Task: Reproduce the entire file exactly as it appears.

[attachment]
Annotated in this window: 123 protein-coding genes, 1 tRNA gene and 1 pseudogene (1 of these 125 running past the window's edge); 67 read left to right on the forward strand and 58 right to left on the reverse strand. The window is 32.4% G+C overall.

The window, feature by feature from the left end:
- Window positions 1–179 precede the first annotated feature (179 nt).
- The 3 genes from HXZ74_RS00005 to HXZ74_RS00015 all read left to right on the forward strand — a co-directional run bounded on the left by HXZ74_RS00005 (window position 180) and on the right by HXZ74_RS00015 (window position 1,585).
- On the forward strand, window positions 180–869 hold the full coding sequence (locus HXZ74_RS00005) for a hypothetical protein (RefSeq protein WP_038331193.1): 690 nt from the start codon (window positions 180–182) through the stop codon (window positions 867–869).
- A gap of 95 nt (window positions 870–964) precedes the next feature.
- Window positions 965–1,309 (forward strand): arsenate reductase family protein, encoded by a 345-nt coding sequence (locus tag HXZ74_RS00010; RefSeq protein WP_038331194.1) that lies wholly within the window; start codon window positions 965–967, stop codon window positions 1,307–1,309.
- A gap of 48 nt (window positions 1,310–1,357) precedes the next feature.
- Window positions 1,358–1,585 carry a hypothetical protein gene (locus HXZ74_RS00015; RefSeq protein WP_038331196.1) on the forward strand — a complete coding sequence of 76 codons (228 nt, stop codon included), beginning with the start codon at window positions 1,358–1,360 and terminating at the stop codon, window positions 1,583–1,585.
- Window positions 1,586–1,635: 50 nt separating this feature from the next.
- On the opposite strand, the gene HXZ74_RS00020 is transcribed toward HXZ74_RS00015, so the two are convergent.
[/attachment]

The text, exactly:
Annotated in this window: 123 protein-coding genes, 1 tRNA gene and 1 pseudogene (1 of these 125 running past the window's edge); 67 read left to right on the forward strand and 58 right to left on the reverse strand. The window is 32.4% G+C overall.

The window, feature by feature from the left end:
- Window positions 1–179 precede the first annotated feature (179 nt).
- The 3 genes from HXZ74_RS00005 to HXZ74_RS00015 all read left to right on the forward strand — a co-directional run bounded on the left by HXZ74_RS00005 (window position 180) and on the right by HXZ74_RS00015 (window position 1,585).
- On the forward strand, window positions 180–869 hold the full coding sequence (locus HXZ74_RS00005) for a hypothetical protein (RefSeq protein WP_038331193.1): 690 nt from the start codon (window positions 180–182) through the stop codon (window positions 867–869).
- A gap of 95 nt (window positions 870–964) precedes the next feature.
- Window positions 965–1,309 (forward strand): arsenate reductase family protein, encoded by a 345-nt coding sequence (locus tag HXZ74_RS00010; RefSeq protein WP_038331194.1) that lies wholly within the window; start codon window positions 965–967, stop codon window positions 1,307–1,309.
- A gap of 48 nt (window positions 1,310–1,357) precedes the next feature.
- Window positions 1,358–1,585 carry a hypothetical protein gene (locus HXZ74_RS00015; RefSeq protein WP_038331196.1) on the forward strand — a complete coding sequence of 76 codons (228 nt, stop codon included), beginning with the start codon at window positions 1,358–1,360 and terminating at the stop codon, window positions 1,583–1,585.
- Window positions 1,586–1,635: 50 nt separating this feature from the next.
- On the opposite strand, the gene HXZ74_RS00020 is transcribed toward HXZ74_RS00015, so the two are convergent.